Rosel George Brown

I admit: I’ve been intrigued by Rosel George Brown since I discovered her existence earlier in this project. Primarily, I’m intrigued because I had never heard of her and yet, she was nominated for Best New Writer in 1958. So I went to Wikipedia and discovered that she died in 1967 at the age of 41, nine years after her first short story was published in Galaxy. I then hopped over to The Encyclopedia of Science Fiction, which had less information on her than Wikipedia (sad, that, to my mind anyway), where the only useful thing I found was a link to the Internet Science Fiction Database.

I know the information on all three sources—Wikipedia, The Encyclopedia of Science Fiction, and ISFDB—are woefully inadequate when it comes to my own work (and, frankly, I’m too lazy to update), so I didn’t expect any of them to be 100% accurate. Since I’m just discovering, they’re a place to start. ISFDB has what looks like the most complete list of Brown’s work. Here’s the link.

As far as I can tell, she published 21 short stories, three novels, and a space opera collaboration with Keith Laumer. You’ll find the collaboration and some of the stories in Earthblood & Other Stories, which was edited by Eric Flint.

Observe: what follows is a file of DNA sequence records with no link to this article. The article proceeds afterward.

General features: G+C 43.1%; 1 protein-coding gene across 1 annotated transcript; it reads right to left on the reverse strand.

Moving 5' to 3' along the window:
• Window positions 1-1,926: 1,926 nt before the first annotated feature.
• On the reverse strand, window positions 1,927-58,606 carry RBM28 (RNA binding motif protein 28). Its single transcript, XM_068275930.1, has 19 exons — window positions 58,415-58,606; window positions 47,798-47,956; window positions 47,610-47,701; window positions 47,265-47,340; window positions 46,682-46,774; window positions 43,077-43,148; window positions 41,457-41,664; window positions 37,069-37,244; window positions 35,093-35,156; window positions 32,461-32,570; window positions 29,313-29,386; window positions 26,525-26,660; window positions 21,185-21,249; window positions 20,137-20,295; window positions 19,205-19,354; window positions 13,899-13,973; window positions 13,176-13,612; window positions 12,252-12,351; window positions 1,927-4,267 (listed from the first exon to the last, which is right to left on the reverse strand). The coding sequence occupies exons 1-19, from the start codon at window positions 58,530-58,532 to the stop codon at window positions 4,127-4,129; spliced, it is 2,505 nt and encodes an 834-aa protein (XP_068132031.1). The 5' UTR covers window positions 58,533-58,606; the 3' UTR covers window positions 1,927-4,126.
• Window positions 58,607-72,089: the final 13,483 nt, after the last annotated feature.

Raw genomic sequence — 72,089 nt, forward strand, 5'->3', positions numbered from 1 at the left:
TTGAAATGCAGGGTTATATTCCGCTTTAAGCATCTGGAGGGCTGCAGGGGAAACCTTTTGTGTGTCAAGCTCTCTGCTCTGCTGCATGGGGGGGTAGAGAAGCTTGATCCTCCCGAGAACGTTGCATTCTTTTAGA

Brown’s stories in that volume were intriguing, very voice heavy, and had a lot of humor (some of which fell flat for me). Her voice was so strong that it felt vibrant, almost as if I could hear her telling the tales.

I’m going to see if I can find her one short story collection. I printed up the ISFDB list, so that I can read all 21 stories, even if I have to dig into Dean’s extensive digest collection (and read very very carefully). I’m also intrigued enough to look for her Galactic Sybil Sue Blue novels, featuring a female detective, which sounds right up my alley.

By the way, her name, which also intrigued me, was Rosel George. She married W. Burlie Brown, a professor at Tulane, and took his last name. Sadly, in his Wikipedia listing, she’s not mentioned at all. (He died in 2005.)

I knew this project would take me on a voyage of discovery. I expected to read stories I’d heard about all my life. I hadn’t expected to find writers who were major in their time, writers I’d never heard of at all.


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